Alan Wake II is Remedy’s most significant achievement so far, and if it can carry the same aura into the winding halls of the Bureau in Control’s upcoming sequel, then there is little doubt that Remedy Entertainment will deserve to be heralded in the upper echelons of single-player mastery with the likes of Insomniac, Santa Monica Studio, and Naughty Dog.
Mechanics and narratives thought too bold and bright for some have been transformed into mere child's play by Geometric Interactive in a strong contender for the title of the best indie title of the entire year, and the team has proven that Carlsen's strokes of brilliance in INSIDE and LIMBO were far from flukes. The streak continues, not only proving the dev team to be strong by itself but also making clear that COCOON is the start of something truly incredible. The game is a triumph, and if it's a benchmark of what to expect from the team going forward, then they're about to be the smartest video game team on the planet. The future is here, and it's being carried around on the back of a bug.
While The Texas Chainsaw Massacre's longevity will likely be drawn into question - and only time will tell if it will stand tall in the genre six months from now - for now, taking up the mantle of victim and family is raucous and riveting. Maybe this won't be the last hitchhiker we pick up, after all.
Though there are flashes of fun in Tin Hearts, it ultimately fails to follow through on its promises to supply intriguing puzzles at the same time as telling an intimate story. Of course, there is still the VR version of the game to come, and while there will presumably be some positive changes, especially when it comes to camera angles and the slowness of movement, it's also hard to expect that Tin Hearts may become the next VR must-play.
We knew very much what to expect from Kirby's Return to Dreamland Deluxe, and it doesn't disappoint. Perhaps not the boldest Kirby title we've seen, especially on the Switch - but it's a chirpy, charming throwback that brings the core of what Kirby is all about to the Switch after the frustrating misstep that Star Allies proved itself to be. For fans of who Kirby is, what Kirby has been, and what Kirby may become, Return to Dreamland is potentially a precursor to a new, changing era of the pink puffball, and may very well be the last of its kind as Nintendo looks to the future of the series. It's good news, then, that it's such a rosy treat.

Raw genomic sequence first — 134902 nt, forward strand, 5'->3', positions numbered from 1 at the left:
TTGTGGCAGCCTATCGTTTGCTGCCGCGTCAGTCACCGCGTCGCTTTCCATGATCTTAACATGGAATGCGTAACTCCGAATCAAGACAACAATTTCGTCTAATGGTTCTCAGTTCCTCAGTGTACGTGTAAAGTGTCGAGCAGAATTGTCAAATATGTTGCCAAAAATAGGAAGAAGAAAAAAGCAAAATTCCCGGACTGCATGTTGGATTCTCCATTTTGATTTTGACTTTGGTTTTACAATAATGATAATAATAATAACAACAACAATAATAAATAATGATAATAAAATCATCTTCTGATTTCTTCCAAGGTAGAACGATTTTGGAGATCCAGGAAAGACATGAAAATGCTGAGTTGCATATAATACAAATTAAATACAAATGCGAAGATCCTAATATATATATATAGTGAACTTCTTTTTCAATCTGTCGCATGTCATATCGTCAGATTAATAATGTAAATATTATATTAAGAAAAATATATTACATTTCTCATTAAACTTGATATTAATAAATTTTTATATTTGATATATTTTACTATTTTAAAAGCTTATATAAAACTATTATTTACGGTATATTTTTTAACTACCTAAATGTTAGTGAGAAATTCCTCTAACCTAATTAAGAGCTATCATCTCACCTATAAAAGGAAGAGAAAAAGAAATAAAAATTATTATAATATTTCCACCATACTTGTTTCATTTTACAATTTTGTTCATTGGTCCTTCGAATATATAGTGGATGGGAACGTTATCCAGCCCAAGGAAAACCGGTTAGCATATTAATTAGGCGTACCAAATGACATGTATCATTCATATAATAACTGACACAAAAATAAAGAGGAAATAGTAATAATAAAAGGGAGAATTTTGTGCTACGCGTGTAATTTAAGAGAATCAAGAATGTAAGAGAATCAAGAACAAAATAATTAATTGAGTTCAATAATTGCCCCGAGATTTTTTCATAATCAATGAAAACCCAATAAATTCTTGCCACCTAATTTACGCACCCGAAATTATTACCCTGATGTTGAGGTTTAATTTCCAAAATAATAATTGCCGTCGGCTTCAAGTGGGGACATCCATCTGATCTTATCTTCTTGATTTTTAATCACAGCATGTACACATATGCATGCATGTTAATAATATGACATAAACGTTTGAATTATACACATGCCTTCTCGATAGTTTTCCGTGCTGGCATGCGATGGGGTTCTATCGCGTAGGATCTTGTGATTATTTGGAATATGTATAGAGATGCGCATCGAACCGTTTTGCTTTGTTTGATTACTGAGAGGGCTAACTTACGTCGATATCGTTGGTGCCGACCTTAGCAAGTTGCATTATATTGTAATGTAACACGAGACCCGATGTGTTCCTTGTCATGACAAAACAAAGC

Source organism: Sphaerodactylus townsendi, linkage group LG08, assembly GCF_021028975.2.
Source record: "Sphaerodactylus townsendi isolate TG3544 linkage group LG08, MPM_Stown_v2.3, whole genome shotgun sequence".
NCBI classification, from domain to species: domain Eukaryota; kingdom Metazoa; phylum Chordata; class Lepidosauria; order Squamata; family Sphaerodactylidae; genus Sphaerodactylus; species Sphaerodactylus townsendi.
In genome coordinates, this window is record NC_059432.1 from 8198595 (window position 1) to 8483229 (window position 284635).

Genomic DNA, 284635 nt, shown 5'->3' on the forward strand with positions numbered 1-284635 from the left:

With a post-game this rich and a roster of characters this bizarre, LEGO Star Wars: The Skywalker Saga is the galactic sandbox we've been waiting for. Quirks aside, this game is the one that TT Games were always destined to make, and the benchmark for each of their titles going forward. And if the rumoured LEGO Doctor Who game is actually in the works, and will be following suit, we need not worry, because it'll be in safe hands.
Solar Ash combines complex ideas with simple and exciting gameplay in a way that few games are able to, and the final product is nothing short of remarkable. The visual style and soundtrack create the atmosphere, and the excellent writing of Rei and her journey use it to tell a story of grief, and how we can use it to build something better. Heart Machine's passion is clear, and Solar Ash is a triumph that manages to be incredibly fun despite its deeply emotional core. The game's world may be cold and unfeeling on the surface, but that'll only make you want to connect with it more. Solar Ash is an example of Heart Machine's exciting, compelling, lightning-in-a-bottle brilliance, and more than deserves to be considered among 2021's greatest games.
You might be able to stick around for long enough to choose your own main (mine’s Oblina, just FYI), but once you’ve done that, Nickelodeon All-Star Brawl will have nothing else for you. Even playing with friends can’t manage to make the game exciting or engaging, and chances are, it’ll end up at the bottom of your gaming pile before you can say “smashing!”.
PixPil deserve to have a stellar career ahead of them following the release of this game, and as long as they can keep releasing games that have even half of Eastward’s visual individuality, compelling narrative and satisfying pan-smacking action, then the studio will be without a doubt one to keep an eye on. The apocalypse might be old news now, but Eastward shows other games exactly how it's done when it comes to presenting dystopia in a charming, fascinating light-hearted way.